Montana Earth Science Picture of the Week

Ouch! That 's going to leave a mark.

This photo, taken in Glacier Park, shows scratches on bedrock that were made as a valley (a.k.a. alpine) glacier moved across here. Large rock fragments stuck to the bottom of the ice caused the gouges, which are called "glacial striations."

How to track a glacier . . .
Striations help determine which direction ice was flowing as it moved across an area. In Glacier Park where valley glaciers existed in stream drainages it's obvious that the ice flowed downhill. However, with the much larger continental glacier that grew southward from Canada during the last ice age, striations help geologists locate "centers" where the ice started to grow from before it merged to form the single ice sheet that covered Canada. In fact, striations found in various parts of Canada indicate that there were three places in northern Canada where snowfall accumulations contributed to the ice sheet that eventually reached the lower 48.

How far south? . . .
The huge glacier left other clues that help geologists determine how far south it advanced. For example, large (and small) metamorphic rocks brought from Canada by the ice can be found as far south as the Missouri River in central and eastern Montana. In some places ridges of till, called "terminal moraines", mark the farthest advance of the ice. The town of Polson is built on one of these moraines. Moraines in southern Illinois indicate that the continental glacier grew much farther south in the Midwest than it did in Montana.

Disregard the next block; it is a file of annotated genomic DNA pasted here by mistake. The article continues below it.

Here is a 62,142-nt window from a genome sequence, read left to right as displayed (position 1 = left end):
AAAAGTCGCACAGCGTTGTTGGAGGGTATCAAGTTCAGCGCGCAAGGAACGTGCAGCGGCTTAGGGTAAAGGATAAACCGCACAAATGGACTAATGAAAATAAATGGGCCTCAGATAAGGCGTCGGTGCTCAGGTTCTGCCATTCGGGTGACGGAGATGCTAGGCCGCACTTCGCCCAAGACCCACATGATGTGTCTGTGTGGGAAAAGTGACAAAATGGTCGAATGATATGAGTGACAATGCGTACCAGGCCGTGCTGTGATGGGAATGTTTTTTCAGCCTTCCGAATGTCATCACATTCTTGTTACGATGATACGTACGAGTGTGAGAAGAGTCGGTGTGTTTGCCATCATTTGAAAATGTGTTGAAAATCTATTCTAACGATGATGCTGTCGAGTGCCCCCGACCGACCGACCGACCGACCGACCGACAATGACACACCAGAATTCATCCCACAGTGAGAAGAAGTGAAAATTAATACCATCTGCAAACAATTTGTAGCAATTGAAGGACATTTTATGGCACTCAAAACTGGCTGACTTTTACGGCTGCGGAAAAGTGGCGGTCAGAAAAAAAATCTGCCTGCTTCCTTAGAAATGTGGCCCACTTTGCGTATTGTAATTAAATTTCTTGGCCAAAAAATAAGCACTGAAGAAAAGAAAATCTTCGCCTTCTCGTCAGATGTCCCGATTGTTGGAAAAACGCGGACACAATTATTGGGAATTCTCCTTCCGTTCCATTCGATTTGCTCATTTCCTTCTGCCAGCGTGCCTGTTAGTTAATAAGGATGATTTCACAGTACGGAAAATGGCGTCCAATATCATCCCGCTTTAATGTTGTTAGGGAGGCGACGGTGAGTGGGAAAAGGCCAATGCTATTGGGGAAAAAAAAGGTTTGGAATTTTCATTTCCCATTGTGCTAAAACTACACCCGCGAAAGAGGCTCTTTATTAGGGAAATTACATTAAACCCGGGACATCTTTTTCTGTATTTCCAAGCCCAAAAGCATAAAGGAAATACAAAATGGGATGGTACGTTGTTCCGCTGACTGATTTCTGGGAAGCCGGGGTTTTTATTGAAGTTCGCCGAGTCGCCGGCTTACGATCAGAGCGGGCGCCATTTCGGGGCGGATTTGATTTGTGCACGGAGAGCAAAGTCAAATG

Below: This striation is one of many that can be found on top of Snake Butte on the Ft. Belknap Reservation in north-central Montana. The Snake Butte striations were caused by the continental glacier that grew into Montana from Canada during the most recent ice age. The orientation of the striations here indicate the glacier was flowing toward the southeast (photo) as it moved up and over Snake Butte. Furthermore, large pieces of Snake Butte transported by the glacier can be strewn along a line to the southeast of Snake Butte (photo). This "Snake Butte Boulder Train" confirms that the glacier was flowing toward the southeast as it moved through this part of the Ft. Belknap Reservation To see a much larger version of the photo below click here.

Term: moraine


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Web Site Created by Rod Benson
Earth Science Teacher at Helena High School

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